Interconnect Materials for Medical Devices [A Technical Guide]

Interconnect Materials for Medical Devices [A Technical Guide]

23 Jun 20207 min readMike Anderson
various cables with stripped ends various cables with stripped ends

Selecting the correct materials for your interconnect solution is vital to ensuring that your device functions correctly and meets the requirements of the application.

However, finding the interconnect materials best suited for your device can be particularly challenging because the interconnect solution consists (most likely) of many different components that can be made of many different types of materials.

In this post, we’ll discuss the typical types of materials that can be used to create different interconnect components.

Recommended: Interconnect Solutions for Medical Devices [The Ultimate Guide]

Cables, wires, and assemblies.

In our Cable 101 series, we discussed the four basic components of most cables: the conductor, the insulation, the shield, and the jacket.

Each of these four components utilizes different types of materials to achieve different outcomes (e.g., improve conductivity, reduce interference, etc.).

Before we get started talking about the different types of material that can be used for each component, it’s important to note that you should not choose a specific material for a specific component in isolation.

Instead, you should approach the cable as a mix of mutually interactive pieces and analyze all four components together to determine which material should be used for each specific part.

That being said, let’s dive in.


If you’ve read our blog post What is the Conductor? [Cable 101] then you know that the conductor is the heart of a cable—it’s the component that actually transports the electrical current from its source to its load.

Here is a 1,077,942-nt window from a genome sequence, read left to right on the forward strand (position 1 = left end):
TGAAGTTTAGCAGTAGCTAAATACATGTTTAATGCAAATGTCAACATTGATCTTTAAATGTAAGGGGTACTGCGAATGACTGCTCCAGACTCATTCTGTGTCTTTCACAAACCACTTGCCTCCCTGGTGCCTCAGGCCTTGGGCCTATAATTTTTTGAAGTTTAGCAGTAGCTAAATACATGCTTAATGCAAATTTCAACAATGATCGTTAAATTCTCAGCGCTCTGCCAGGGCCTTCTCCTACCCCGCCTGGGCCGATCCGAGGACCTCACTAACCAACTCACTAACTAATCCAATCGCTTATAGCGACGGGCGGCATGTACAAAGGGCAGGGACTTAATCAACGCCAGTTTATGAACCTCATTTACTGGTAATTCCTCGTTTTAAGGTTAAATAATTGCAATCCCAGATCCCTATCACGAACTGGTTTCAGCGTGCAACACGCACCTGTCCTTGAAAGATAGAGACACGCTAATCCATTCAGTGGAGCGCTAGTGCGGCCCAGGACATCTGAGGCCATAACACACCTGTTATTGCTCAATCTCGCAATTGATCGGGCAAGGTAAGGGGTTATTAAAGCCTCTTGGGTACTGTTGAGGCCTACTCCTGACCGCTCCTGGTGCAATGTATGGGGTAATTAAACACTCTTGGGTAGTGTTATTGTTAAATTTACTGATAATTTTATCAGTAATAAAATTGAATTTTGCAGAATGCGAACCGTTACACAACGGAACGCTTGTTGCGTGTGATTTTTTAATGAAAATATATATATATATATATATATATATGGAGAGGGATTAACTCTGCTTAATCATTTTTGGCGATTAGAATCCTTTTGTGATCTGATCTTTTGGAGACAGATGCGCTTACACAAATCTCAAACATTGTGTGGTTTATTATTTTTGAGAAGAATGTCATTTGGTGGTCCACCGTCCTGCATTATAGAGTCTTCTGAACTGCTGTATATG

Though a conductor can theoretically be made from any material that allows the flow of electricity, the most common category of material used to create a wire is metal.

Metals like silver, copper, gold, aluminum, brass, and nickel can be used to create wire conductors.

However, within the medical device field, the most common type of conductor material is copper plated with a different type of metal (e.g., tin) to prevent corrosion.

Though silver is the most conductive interconnect material, copper is commonly used because it costs less than silver while still offering strong conductivity (though silver can be found in shorter cables where achieving the highest conductivity possible is required).


Insulation is used to physically separate conductors and minimize electrical interference.

As you can imagine, this job requires non/minimally-conductive material that can stop (or minimize) the flow of electricity.